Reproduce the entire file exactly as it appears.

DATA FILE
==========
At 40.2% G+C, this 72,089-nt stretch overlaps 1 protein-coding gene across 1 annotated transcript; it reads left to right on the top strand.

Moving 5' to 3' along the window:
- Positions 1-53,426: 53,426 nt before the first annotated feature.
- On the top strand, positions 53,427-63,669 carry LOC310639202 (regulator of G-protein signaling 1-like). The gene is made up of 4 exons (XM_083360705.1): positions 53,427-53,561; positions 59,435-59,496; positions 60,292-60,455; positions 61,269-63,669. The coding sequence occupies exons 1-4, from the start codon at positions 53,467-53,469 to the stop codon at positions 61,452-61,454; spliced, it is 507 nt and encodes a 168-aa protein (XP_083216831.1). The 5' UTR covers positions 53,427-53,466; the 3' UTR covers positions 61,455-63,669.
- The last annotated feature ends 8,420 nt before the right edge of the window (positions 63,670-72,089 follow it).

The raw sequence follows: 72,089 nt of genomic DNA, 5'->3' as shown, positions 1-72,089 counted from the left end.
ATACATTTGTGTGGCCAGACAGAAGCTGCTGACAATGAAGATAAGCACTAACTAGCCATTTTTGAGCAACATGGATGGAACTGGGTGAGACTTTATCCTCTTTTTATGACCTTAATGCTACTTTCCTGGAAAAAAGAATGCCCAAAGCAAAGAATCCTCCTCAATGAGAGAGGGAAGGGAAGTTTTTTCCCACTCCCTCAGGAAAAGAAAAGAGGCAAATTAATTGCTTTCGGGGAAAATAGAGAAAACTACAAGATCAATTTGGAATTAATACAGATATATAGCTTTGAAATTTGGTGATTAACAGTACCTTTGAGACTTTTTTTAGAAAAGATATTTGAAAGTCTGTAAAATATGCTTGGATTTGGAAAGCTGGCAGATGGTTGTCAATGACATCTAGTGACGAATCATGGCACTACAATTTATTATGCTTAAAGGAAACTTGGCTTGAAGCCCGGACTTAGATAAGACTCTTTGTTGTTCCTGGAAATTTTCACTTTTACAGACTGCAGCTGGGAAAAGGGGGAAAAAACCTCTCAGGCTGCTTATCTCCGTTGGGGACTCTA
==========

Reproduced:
At 40.2% G+C, this 72,089-nt stretch overlaps 1 protein-coding gene across 1 annotated transcript; it reads left to right on the top strand.

Moving 5' to 3' along the window:
- Positions 1-53,426: 53,426 nt before the first annotated feature.
- On the top strand, positions 53,427-63,669 carry LOC310639202 (regulator of G-protein signaling 1-like). The gene is made up of 4 exons (XM_083360705.1): positions 53,427-53,561; positions 59,435-59,496; positions 60,292-60,455; positions 61,269-63,669. The coding sequence occupies exons 1-4, from the start codon at positions 53,467-53,469 to the stop codon at positions 61,452-61,454; spliced, it is 507 nt and encodes a 168-aa protein (XP_083216831.1). The 5' UTR covers positions 53,427-53,466; the 3' UTR covers positions 61,455-63,669.
- The last annotated feature ends 8,420 nt before the right edge of the window (positions 63,670-72,089 follow it).

The raw sequence follows: 72,089 nt of genomic DNA, 5'->3' as shown, positions 1-72,089 counted from the left end.
ATACATTTGTGTGGCCAGACAGAAGCTGCTGACAATGAAGATAAGCACTAACTAGCCATTTTTGAGCAACATGGATGGAACTGGGTGAGACTTTATCCTCTTTTTATGACCTTAATGCTACTTTCCTGGAAAAAAGAATGCCCAAAGCAAAGAATCCTCCTCAATGAGAGAGGGAAGGGAAGTTTTTTCCCACTCCCTCAGGAAAAGAAAAGAGGCAAATTAATTGCTTTCGGGGAAAATAGAGAAAACTACAAGATCAATTTGGAATTAATACAGATATATAGCTTTGAAATTTGGTGATTAACAGTACCTTTGAGACTTTTTTTAGAAAAGATATTTGAAAGTCTGTAAAATATGCTTGGATTTGGAAAGCTGGCAGATGGTTGTCAATGACATCTAGTGACGAATCATGGCACTACAATTTATTATGCTTAAAGGAAACTTGGCTTGAAGCCCGGACTTAGATAAGACTCTTTGTTGTTCCTGGAAATTTTCACTTTTACAGACTGCAGCTGGGAAAAGGGGGAAAAAACCTCTCAGGCTGCTTATCTCCGTTGGGGACTCTA